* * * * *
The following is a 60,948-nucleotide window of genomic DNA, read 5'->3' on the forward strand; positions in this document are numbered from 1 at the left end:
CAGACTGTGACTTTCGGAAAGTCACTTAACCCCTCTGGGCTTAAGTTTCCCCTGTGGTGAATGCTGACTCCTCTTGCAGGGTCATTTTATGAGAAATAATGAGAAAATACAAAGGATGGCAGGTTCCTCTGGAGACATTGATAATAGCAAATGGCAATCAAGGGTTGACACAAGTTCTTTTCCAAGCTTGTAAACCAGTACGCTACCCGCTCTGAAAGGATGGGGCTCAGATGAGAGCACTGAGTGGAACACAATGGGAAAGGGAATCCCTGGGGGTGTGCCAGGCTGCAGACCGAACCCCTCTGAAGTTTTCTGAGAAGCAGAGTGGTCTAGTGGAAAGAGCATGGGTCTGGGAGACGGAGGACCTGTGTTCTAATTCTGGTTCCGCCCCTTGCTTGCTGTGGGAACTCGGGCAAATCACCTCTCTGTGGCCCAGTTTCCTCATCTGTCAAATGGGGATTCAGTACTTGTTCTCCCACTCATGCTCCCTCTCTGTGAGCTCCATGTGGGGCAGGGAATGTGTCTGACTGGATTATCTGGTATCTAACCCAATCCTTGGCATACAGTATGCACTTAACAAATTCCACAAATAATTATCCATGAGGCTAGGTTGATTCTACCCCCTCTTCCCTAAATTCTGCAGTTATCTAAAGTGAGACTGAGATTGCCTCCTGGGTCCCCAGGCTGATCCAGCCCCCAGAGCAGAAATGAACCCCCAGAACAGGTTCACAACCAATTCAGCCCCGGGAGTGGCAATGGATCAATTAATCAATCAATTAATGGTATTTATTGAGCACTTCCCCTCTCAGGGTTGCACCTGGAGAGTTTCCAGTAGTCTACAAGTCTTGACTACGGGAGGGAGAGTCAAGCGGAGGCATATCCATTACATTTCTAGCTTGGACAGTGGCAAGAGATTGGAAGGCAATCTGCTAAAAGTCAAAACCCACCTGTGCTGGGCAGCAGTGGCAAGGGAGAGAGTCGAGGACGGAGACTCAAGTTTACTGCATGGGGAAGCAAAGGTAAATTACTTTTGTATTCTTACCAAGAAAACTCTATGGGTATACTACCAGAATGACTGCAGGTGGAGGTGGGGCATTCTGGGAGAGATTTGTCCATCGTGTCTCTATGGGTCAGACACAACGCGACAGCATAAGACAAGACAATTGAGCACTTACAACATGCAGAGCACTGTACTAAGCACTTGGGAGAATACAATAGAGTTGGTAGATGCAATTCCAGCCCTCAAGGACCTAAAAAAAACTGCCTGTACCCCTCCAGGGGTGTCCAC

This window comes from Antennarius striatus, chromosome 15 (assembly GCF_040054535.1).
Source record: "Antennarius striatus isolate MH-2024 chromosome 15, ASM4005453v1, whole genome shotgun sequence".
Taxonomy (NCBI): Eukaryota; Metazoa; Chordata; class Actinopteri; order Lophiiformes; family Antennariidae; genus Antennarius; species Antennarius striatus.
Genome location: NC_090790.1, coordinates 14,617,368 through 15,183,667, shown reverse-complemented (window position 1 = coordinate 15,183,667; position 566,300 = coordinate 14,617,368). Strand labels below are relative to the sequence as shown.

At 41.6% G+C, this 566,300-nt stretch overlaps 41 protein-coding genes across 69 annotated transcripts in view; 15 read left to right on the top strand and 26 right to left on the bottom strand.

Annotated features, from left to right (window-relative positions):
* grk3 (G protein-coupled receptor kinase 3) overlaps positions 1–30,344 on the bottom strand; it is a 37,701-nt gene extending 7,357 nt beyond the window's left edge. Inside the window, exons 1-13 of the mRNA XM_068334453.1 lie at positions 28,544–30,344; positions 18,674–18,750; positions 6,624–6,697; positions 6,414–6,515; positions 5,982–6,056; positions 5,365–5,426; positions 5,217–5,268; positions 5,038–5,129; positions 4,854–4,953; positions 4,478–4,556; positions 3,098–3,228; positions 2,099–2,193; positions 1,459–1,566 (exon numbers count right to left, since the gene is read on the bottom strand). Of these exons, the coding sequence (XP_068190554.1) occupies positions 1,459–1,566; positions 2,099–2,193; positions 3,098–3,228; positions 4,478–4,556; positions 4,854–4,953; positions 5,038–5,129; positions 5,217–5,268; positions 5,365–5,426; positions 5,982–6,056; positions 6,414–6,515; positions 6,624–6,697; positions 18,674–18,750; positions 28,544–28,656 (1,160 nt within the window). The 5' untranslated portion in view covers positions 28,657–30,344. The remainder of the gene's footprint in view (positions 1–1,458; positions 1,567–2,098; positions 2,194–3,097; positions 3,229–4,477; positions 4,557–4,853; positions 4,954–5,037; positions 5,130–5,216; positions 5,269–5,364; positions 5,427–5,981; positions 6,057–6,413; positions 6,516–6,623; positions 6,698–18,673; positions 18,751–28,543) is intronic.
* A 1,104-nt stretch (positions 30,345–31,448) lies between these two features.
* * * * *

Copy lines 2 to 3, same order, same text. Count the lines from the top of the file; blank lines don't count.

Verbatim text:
CAGACTGTGACTTTCGGAAAGTCACTTAACCCCTCTGGGCTTAAGTTTCCCCTGTGGTGAATGCTGACTCCTCTTGCAGGGTCATTTTATGAGAAATAATGAGAAAATACAAAGGATGGCAGGTTCCTCTGGAGACATTGATAATAGCAAATGGCAATCAAGGGTTGACACAAGTTCTTTTCCAAGCTTGTAAACCAGTACGCTACCCGCTCTGAAAGGATGGGGCTCAGATGAGAGCACTGAGTGGAACACAATGGGAAAGGGAATCCCTGGGGGTGTGCCAGGCTGCAGACCGAACCCCTCTGAAGTTTTCTGAGAAGCAGAGTGGTCTAGTGGAAAGAGCATGGGTCTGGGAGACGGAGGACCTGTGTTCTAATTCTGGTTCCGCCCCTTGCTTGCTGTGGGAACTCGGGCAAATCACCTCTCTGTGGCCCAGTTTCCTCATCTGTCAAATGGGGATTCAGTACTTGTTCTCCCACTCATGCTCCCTCTCTGTGAGCTCCATGTGGGGCAGGGAATGTGTCTGACTGGATTATCTGGTATCTAACCCAATCCTTGGCATACAGTATGCACTTAACAAATTCCACAAATAATTATCCATGAGGCTAGGTTGATTCTACCCCCTCTTCCCTAAATTCTGCAGTTATCTAAAGTGAGACTGAGATTGCCTCCTGGGTCCCCAGGCTGATCCAGCCCCCAGAGCAGAAATGAACCCCCAGAACAGGTTCACAACCAATTCAGCCCCGGGAGTGGCAATGGATCAATTAATCAATCAATTAATGGTATTTATTGAGCACTTCCCCTCTCAGGGTTGCACCTGGAGAGTTTCCAGTAGTCTACAAGTCTTGACTACGGGAGGGAGAGTCAAGCGGAGGCATATCCATTACATTTCTAGCTTGGACAGTGGCAAGAGATTGGAAGGCAATCTGCTAAAAGTCAAAACCCACCTGTGCTGGGCAGCAGTGGCAAGGGAGAGAGTCGAGGACGGAGACTCAAGTTTACTGCATGGGGAAGCAAAGGTAAATTACTTTTGTATTCTTACCAAGAAAACTCTATGGGTATACTACCAGAATGACTGCAGGTGGAGGTGGGGCATTCTGGGAGAGATTTGTCCATCGTGTCTCTATGGGTCAGACACAACGCGACAGCATAAGACAAGACAATTGAGCACTTACAACATGCAGAGCACTGTACTAAGCACTTGGGAGAATACAATAGAGTTGGTAGATGCAATTCCAGCCCTCAAGGACCTAAAAAAAACTGCCTGTACCCCTCCAGGGGTGTCCAC

This window comes from Antennarius striatus, chromosome 15 (assembly GCF_040054535.1).